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What the arrest warrant for Putin really means

He may never stand trial, but that’s not all that matters.

- October 3, 2023
International Criminal Court (ICC)in The Hague, Netherlands (cc) UN Photo/Rick Bajornas, 2016.

In March 2023, the International Criminal Court (ICC) issued arrest warrants for Russian Pres. Vladimir Putin and his commissioner for children’s rights Maria Lvova-Belova for suspected war crimes in Ukraine. The two Russians are wanted for the unlawful deportation and transfer of Ukrainian children from Ukraine to Russia. 

The court’s decision was met with praise, skepticism, and criticism. Ukrainian president Volodymyr Zelensky called the decision “historic” and “a fundamental decision of international justice.”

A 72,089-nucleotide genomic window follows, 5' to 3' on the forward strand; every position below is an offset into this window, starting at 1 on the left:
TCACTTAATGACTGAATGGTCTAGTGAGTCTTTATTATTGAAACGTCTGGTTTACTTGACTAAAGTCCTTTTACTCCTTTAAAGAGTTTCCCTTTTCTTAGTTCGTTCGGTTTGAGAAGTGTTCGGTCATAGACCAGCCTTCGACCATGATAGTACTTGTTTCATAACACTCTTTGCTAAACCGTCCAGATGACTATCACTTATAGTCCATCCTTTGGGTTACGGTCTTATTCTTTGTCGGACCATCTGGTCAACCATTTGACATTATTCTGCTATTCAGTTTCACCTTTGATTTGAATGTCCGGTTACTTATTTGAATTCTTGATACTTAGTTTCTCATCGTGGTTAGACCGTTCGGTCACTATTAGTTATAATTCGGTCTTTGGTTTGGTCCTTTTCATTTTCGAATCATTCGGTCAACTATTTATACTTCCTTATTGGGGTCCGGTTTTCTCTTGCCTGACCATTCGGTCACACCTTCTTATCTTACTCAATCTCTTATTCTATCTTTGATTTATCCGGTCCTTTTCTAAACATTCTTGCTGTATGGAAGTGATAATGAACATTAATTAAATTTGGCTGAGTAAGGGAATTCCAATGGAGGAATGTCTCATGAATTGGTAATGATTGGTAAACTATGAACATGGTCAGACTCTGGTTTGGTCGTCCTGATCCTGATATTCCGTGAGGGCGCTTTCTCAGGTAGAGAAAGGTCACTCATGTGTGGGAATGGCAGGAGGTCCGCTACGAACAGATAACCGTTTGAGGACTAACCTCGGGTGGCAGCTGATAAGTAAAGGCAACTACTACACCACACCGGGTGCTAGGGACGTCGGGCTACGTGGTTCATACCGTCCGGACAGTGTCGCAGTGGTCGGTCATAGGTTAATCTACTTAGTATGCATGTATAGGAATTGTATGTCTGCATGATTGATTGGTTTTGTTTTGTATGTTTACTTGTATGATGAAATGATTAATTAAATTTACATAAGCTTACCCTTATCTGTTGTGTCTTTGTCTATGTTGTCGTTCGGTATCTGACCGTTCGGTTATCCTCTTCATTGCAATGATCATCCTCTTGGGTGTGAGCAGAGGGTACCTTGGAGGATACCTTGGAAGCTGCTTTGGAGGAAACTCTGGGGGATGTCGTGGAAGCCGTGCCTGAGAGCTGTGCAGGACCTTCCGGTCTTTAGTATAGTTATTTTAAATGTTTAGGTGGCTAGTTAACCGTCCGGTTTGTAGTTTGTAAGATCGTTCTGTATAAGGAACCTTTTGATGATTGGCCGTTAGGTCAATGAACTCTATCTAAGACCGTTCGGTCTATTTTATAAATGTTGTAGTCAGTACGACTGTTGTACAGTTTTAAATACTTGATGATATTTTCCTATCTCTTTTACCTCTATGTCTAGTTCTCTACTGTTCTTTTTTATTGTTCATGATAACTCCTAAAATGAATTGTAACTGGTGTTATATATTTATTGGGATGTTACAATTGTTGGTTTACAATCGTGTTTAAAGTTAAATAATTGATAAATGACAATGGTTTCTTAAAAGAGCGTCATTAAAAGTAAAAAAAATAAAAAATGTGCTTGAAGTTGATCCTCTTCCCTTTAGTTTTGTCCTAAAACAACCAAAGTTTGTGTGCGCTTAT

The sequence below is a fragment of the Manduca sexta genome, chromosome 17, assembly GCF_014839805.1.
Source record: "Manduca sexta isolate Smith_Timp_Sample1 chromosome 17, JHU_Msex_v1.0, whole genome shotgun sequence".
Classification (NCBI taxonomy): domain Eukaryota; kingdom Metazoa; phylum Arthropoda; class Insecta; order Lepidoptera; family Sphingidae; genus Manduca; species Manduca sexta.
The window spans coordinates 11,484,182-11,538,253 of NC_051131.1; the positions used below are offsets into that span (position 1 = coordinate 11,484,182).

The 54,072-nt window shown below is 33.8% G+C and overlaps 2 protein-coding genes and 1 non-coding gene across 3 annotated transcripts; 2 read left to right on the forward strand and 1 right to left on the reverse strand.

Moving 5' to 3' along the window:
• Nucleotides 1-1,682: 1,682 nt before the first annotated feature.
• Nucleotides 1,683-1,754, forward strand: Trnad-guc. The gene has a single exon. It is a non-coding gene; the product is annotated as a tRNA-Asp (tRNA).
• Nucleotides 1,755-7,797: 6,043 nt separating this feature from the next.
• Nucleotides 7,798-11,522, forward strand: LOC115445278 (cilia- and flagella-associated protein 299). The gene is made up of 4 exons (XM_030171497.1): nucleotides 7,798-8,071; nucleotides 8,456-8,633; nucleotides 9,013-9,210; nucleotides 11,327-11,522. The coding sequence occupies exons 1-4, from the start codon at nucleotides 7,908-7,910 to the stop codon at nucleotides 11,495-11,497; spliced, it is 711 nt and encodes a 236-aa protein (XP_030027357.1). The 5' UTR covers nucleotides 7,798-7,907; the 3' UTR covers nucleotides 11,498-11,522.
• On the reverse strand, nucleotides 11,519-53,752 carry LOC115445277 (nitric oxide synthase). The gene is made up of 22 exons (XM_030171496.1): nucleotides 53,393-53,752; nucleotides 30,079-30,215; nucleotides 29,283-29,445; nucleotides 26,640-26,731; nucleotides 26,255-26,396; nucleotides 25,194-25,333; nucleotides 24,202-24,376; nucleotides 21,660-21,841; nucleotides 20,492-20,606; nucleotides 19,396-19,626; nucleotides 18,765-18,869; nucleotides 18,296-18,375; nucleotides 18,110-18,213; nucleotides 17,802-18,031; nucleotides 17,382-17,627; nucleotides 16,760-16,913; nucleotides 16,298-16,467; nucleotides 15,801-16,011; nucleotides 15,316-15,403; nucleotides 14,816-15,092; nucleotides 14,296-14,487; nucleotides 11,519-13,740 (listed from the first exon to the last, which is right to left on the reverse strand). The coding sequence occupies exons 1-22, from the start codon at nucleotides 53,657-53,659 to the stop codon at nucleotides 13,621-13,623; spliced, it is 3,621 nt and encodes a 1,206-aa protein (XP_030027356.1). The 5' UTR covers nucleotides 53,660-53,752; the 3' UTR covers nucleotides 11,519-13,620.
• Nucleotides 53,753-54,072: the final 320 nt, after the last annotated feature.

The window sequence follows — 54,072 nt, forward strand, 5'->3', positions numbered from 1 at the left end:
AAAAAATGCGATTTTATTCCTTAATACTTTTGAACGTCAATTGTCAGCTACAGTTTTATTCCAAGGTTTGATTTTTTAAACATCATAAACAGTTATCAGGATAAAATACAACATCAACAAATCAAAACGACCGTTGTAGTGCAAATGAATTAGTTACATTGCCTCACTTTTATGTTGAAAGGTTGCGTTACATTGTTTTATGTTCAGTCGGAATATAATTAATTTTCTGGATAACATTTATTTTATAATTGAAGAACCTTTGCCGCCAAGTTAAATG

Agnès Callamard, Amnesty International’s secretary general, described the decision as “limited,” saying it “doesn’t reflect the plethora of war crimes and crimes against humanity for which the Russian leadership is potentially responsible.”

The United States Institute for Peace, a nonpartisan research institute, also pointed out a major deficiency of the court: The ICC cannot pursue Putin or any members of his government or military for aggression – “the use of armed force by a State against the sovereignty, integrity or independence of another State” – which is at the heart of the war with Ukraine.

Trial or not, this matters

Analysts recognize that Putin may not stand trial. For a trial to actually take place, Putin would need to be arrested and transferred to The Hague, as the ICC does not conduct trials of individuals in absentia. Nonetheless, court watchers argue that the arrest warrant is powerful, if primarily as a symbol. The court has confirmed Putin’s pariah status on the world stage.

The decision to charge Putin is also important for the ICC itself and for perceptions of its legitimacy. For years, countries in the Global South, particularly in Africa, have accused the court of being biased against them, as Oumar Ba discusses in Foreign Affairs. (I plan to weigh in on this debate in a future piece.)